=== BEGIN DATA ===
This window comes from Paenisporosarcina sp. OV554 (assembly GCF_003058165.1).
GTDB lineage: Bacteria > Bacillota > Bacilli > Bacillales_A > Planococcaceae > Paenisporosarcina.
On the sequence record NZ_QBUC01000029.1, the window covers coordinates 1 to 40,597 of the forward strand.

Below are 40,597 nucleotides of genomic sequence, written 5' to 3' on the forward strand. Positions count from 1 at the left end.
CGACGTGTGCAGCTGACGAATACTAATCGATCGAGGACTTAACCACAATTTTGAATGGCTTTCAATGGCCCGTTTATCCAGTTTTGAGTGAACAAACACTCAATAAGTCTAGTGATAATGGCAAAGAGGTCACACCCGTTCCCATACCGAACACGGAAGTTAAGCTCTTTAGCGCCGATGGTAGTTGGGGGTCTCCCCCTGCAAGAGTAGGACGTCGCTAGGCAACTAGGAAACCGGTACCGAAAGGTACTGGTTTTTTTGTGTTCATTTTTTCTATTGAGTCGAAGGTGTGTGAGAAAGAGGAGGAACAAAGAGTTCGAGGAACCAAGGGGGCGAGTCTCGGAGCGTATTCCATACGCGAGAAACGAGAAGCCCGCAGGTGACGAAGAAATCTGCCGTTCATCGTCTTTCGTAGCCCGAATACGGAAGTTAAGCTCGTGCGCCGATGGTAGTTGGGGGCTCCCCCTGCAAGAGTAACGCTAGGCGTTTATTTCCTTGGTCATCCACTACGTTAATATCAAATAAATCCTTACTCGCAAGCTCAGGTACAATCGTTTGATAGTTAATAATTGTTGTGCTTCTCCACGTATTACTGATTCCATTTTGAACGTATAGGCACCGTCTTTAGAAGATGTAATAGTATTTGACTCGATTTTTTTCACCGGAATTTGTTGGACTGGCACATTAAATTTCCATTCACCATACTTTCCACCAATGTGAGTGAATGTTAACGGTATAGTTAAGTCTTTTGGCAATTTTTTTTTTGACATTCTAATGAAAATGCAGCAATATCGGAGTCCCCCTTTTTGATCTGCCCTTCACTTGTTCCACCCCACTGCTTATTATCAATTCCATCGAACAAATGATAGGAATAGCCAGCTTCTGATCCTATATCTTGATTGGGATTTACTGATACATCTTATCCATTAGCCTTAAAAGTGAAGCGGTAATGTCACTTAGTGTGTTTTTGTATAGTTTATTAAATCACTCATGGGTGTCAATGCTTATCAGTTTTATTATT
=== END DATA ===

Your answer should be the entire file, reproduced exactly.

This window comes from Paenisporosarcina sp. OV554 (assembly GCF_003058165.1).
GTDB lineage: Bacteria > Bacillota > Bacilli > Bacillales_A > Planococcaceae > Paenisporosarcina.
On the sequence record NZ_QBUC01000029.1, the window covers coordinates 1 to 40,597 of the forward strand.

Below are 40,597 nucleotides of genomic sequence, written 5' to 3' on the forward strand. Positions count from 1 at the left end.
CGACGTGTGCAGCTGACGAATACTAATCGATCGAGGACTTAACCACAATTTTGAATGGCTTTCAATGGCCCGTTTATCCAGTTTTGAGTGAACAAACACTCAATAAGTCTAGTGATAATGGCAAAGAGGTCACACCCGTTCCCATACCGAACACGGAAGTTAAGCTCTTTAGCGCCGATGGTAGTTGGGGGTCTCCCCCTGCAAGAGTAGGACGTCGCTAGGCAACTAGGAAACCGGTACCGAAAGGTACTGGTTTTTTTGTGTTCATTTTTTCTATTGAGTCGAAGGTGTGTGAGAAAGAGGAGGAACAAAGAGTTCGAGGAACCAAGGGGGCGAGTCTCGGAGCGTATTCCATACGCGAGAAACGAGAAGCCCGCAGGTGACGAAGAAATCTGCCGTTCATCGTCTTTCGTAGCCCGAATACGGAAGTTAAGCTCGTGCGCCGATGGTAGTTGGGGGCTCCCCCTGCAAGAGTAACGCTAGGCGTTTATTTCCTTGGTCATCCACTACGTTAATATCAAATAAATCCTTACTCGCAAGCTCAGGTACAATCGTTTGATAGTTAATAATTGTTGTGCTTCTCCACGTATTACTGATTCCATTTTGAACGTATAGGCACCGTCTTTAGAAGATGTAATAGTATTTGACTCGATTTTTTTCACCGGAATTTGTTGGACTGGCACATTAAATTTCCATTCACCATACTTTCCACCAATGTGAGTGAATGTTAACGGTATAGTTAAGTCTTTTGGCAATTTTTTTTTTGACATTCTAATGAAAATGCAGCAATATCGGAGTCCCCCTTTTTGATCTGCCCTTCACTTGTTCCACCCCACTGCTTATTATCAATTCCATCGAACAAATGATAGGAATAGCCAGCTTCTGATCCTATATCTTGATTGGGATTTACTGATACATCTTATCCATTAGCCTTAAAAGTGAAGCGGTAATGTCACTTAGTGTGTTTTTGTATAGTTTATTAAATCACTCATGGGTGTCAATGCTTATCAGTTTTATTATT